Adjutant General Henry C. Corbin to Major General William R. Shafter
War Department, Washington [DC], May 30, 1898.
(Sent in cipher May 31, 1898, 2.30 a. m.)
Maj. Gen. William R. Shafter, Tampa, Fla.:
With the approval of the Secretary of War,1 you are directed to take your command on transports, proceed under convoy of the Navy to the vicinity of Santiago de Cuba, land your force at such place east or west of that point as your judgment may dictate,2 under the protection of the Navy, and move it onto the high ground and bluffs overlooking the harbor or into the interior, as shall best enable you to capture or destroy the garrison there; and cover the Navy as it sends its men in small boats to remove torpedoes, or with the aid of the Navy capture or destroy the Spanish fleet now reported to be in Santiago Harbor.3 You will use the utmost energy to accomplish this enterprise, and the Government relies upon your good judgment as to the most judicious use of your command, but desires to impress upon you the importance of accomplishing this object with the least possible delay. You can call to your assistance any of the insurgent forces in that vicinity, and make use of such of them as you think advisable to assist you, especially as scouts, guides, etc.4 You are cautioned against putting too much confidence in any persons outside of your troops. You will take every precaution against ambuscades or surprises or positions that may have been mined or are commanded by the Spanish forces. You will cooperate most earnestly with the naval forces in every way, agreeing beforehand upon a code of signals. Communicate your instructions to Admiral Sampson and Commodore Schley.5 On completion of this enterprise, unless you receive other orders or deem it advisable to remain in the harbor of Santiago de Cuba, reembark your troops and proceed to the harbor of Port de Banes, reporting by the most favorable means for further orders and future important service.6 This with the understanding that your command has not sustained serious loss and that the above harbor is safe for your transports and convoy. When will you sail?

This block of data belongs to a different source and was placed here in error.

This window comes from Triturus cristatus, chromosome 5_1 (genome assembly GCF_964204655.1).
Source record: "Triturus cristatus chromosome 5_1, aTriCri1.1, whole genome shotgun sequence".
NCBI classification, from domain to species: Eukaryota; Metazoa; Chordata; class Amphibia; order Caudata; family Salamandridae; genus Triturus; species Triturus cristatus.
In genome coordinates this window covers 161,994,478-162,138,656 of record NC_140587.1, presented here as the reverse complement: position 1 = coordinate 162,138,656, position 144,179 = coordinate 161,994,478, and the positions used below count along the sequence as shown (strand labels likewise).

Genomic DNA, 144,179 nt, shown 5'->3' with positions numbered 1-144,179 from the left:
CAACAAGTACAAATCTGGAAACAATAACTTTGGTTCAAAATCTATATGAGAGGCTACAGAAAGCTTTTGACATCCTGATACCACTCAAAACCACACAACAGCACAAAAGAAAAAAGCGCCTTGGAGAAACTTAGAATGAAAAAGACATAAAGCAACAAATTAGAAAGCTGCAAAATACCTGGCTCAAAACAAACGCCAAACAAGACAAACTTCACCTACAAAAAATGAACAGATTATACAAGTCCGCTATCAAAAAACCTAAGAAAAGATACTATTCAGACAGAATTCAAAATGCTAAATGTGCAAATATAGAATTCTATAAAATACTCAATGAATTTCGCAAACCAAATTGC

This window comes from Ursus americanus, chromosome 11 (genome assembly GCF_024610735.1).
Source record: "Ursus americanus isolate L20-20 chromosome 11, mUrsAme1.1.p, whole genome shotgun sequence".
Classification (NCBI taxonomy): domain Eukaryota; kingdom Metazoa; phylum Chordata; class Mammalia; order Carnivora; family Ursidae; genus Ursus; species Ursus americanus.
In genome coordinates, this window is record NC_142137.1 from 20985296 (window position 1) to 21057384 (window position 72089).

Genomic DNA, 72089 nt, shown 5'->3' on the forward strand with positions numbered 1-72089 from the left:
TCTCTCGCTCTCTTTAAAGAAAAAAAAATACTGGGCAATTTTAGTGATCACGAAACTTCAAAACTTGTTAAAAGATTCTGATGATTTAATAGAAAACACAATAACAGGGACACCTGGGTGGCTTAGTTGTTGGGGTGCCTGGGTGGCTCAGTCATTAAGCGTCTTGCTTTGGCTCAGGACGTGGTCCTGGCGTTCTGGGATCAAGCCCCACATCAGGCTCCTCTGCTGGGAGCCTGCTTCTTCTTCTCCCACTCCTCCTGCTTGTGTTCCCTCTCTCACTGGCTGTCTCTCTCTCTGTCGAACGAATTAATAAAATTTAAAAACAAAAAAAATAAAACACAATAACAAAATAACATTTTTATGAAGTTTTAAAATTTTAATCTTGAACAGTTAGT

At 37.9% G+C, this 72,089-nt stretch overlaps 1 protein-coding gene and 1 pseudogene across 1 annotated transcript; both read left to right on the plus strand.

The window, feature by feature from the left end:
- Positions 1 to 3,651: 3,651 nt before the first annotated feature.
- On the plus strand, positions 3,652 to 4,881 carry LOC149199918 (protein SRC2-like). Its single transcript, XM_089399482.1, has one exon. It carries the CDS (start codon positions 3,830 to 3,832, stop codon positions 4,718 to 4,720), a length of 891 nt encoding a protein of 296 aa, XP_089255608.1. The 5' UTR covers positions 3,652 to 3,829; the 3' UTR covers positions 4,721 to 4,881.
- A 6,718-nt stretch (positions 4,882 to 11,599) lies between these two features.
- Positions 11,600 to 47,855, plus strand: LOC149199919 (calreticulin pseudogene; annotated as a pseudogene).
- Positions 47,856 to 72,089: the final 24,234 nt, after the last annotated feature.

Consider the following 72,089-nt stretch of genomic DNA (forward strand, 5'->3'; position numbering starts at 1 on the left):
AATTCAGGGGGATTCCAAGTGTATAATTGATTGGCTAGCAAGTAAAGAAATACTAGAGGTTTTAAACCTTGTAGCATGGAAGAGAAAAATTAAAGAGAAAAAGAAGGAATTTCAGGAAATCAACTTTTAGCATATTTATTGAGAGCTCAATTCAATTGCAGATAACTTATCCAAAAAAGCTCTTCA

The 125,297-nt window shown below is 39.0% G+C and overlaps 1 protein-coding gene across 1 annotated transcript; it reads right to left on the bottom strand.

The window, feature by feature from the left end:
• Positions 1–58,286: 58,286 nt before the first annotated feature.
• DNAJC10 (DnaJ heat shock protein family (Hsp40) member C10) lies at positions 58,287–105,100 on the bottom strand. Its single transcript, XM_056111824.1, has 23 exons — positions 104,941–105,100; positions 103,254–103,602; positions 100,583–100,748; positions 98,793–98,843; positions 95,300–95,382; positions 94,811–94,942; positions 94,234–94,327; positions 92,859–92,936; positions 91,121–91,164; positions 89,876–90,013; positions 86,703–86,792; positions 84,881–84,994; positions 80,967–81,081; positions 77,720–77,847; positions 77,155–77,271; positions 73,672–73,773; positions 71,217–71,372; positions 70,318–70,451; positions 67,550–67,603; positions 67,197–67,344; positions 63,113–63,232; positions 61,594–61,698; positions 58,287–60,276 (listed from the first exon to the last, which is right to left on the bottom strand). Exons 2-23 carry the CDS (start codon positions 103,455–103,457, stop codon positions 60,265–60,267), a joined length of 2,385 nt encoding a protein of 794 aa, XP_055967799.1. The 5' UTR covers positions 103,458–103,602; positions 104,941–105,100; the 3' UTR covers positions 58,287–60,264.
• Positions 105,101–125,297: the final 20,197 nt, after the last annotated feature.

By command of Major-General Miles:
H. C. Corbin, Adjutant-General.
Source Note Print: Correspondence-War with Spain, 1: 18-19.
Footnote 1: Secretary of War Russell A. Alger.
Footnote 2: These orders giving Shafter the option of landing either west or east of Santiago de Cuba differ from those issued on 27 May, by Secretary of the Navy John D. Long who specified to RAdm. William T. Sampson that the landing would be east of Santiago de Cuba. See: Long to Sampson, 27 May 1898.
Footnote 3: This phrase gives Shafter two options in how he could conduct the “Santiago campaign.” First, he could assist the Navy in clearing the mines protecting the channel leading to the harbor and the Spanish fleet under RAdm. Pascual Cervera y Topete. With those mines removed, the Navy could steam into Santiago Bay and attack Cervera’s fleet. The second option was to attack and capture the city, which would force Cervera to sortie his fleet or risk its capture. Shafter chose the latter strategy; Sampson assumed that Shafter would execute the first option as well. However, in a cable sent the same day at 8 p. m., Corbin reiterated: “The primary object of the expedition is the capture or destruction of the enemy’s fleet in the port, which would be almost decisive of the war.” DLC, William R. Shafter Papers.
Footnote 4: The Cuban forces did assist the American forces. For more on the nature of this assistance, see: Trask, War with Spain, 174-75, 204, 225-26, 246, and 301.
Footnote 5: RAdm. William T. Sampson and Commo. Winfield S. Schley, who commanded the naval forces blockading Santiago de Cuba.
Footnote 6: On 1 June, Maj. Gen. Nelson A. Miles reported that a force of Cuban insurgents with the assistance of Army Capt. Joseph H. Dorst and the U.S. Navy armed tug Osceola seized Port de Banes, which is located on the north coast of Cuba. This operation, wrote Miles, “anticipated us.” Correspondence-War with Spain, 1: 21 and Chadwick, The Spanish-American War, 2: 11.